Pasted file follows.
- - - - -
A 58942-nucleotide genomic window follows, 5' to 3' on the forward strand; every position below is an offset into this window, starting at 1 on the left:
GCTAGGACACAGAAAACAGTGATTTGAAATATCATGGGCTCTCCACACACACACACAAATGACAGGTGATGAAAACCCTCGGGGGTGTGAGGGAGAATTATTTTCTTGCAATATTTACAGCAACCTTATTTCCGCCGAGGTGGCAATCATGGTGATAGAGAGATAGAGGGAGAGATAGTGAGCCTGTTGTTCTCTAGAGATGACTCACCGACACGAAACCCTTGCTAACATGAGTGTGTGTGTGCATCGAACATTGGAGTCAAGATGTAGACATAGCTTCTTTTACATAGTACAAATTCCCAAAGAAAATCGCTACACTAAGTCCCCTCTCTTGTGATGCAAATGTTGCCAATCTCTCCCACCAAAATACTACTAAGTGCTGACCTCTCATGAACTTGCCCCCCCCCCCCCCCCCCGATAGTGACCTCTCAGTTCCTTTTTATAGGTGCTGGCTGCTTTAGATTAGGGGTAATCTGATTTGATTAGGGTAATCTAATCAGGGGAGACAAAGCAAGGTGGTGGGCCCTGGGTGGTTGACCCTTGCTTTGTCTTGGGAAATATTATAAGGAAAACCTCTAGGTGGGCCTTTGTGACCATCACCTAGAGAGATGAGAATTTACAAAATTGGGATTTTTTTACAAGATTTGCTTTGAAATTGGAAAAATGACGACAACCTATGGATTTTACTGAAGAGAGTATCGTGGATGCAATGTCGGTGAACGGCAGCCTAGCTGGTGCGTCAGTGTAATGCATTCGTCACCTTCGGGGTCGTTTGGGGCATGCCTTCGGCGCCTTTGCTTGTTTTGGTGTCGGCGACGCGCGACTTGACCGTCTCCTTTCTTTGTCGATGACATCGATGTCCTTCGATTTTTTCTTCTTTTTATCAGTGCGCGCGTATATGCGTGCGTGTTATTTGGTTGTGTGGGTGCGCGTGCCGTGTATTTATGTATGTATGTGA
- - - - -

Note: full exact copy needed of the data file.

A 58942-nucleotide genomic window follows, 5' to 3' on the forward strand; every position below is an offset into this window, starting at 1 on the left:
GCTAGGACACAGAAAACAGTGATTTGAAATATCATGGGCTCTCCACACACACACACAAATGACAGGTGATGAAAACCCTCGGGGGTGTGAGGGAGAATTATTTTCTTGCAATATTTACAGCAACCTTATTTCCGCCGAGGTGGCAATCATGGTGATAGAGAGATAGAGGGAGAGATAGTGAGCCTGTTGTTCTCTAGAGATGACTCACCGACACGAAACCCTTGCTAACATGAGTGTGTGTGTGCATCGAACATTGGAGTCAAGATGTAGACATAGCTTCTTTTACATAGTACAAATTCCCAAAGAAAATCGCTACACTAAGTCCCCTCTCTTGTGATGCAAATGTTGCCAATCTCTCCCACCAAAATACTACTAAGTGCTGACCTCTCATGAACTTGCCCCCCCCCCCCCCCCCCGATAGTGACCTCTCAGTTCCTTTTTATAGGTGCTGGCTGCTTTAGATTAGGGGTAATCTGATTTGATTAGGGTAATCTAATCAGGGGAGACAAAGCAAGGTGGTGGGCCCTGGGTGGTTGACCCTTGCTTTGTCTTGGGAAATATTATAAGGAAAACCTCTAGGTGGGCCTTTGTGACCATCACCTAGAGAGATGAGAATTTACAAAATTGGGATTTTTTTACAAGATTTGCTTTGAAATTGGAAAAATGACGACAACCTATGGATTTTACTGAAGAGAGTATCGTGGATGCAATGTCGGTGAACGGCAGCCTAGCTGGTGCGTCAGTGTAATGCATTCGTCACCTTCGGGGTCGTTTGGGGCATGCCTTCGGCGCCTTTGCTTGTTTTGGTGTCGGCGACGCGCGACTTGACCGTCTCCTTTCTTTGTCGATGACATCGATGTCCTTCGATTTTTTCTTCTTTTTATCAGTGCGCGCGTATATGCGTGCGTGTTATTTGGTTGTGTGGGTGCGCGTGCCGTGTATTTATGTATGTATGTGA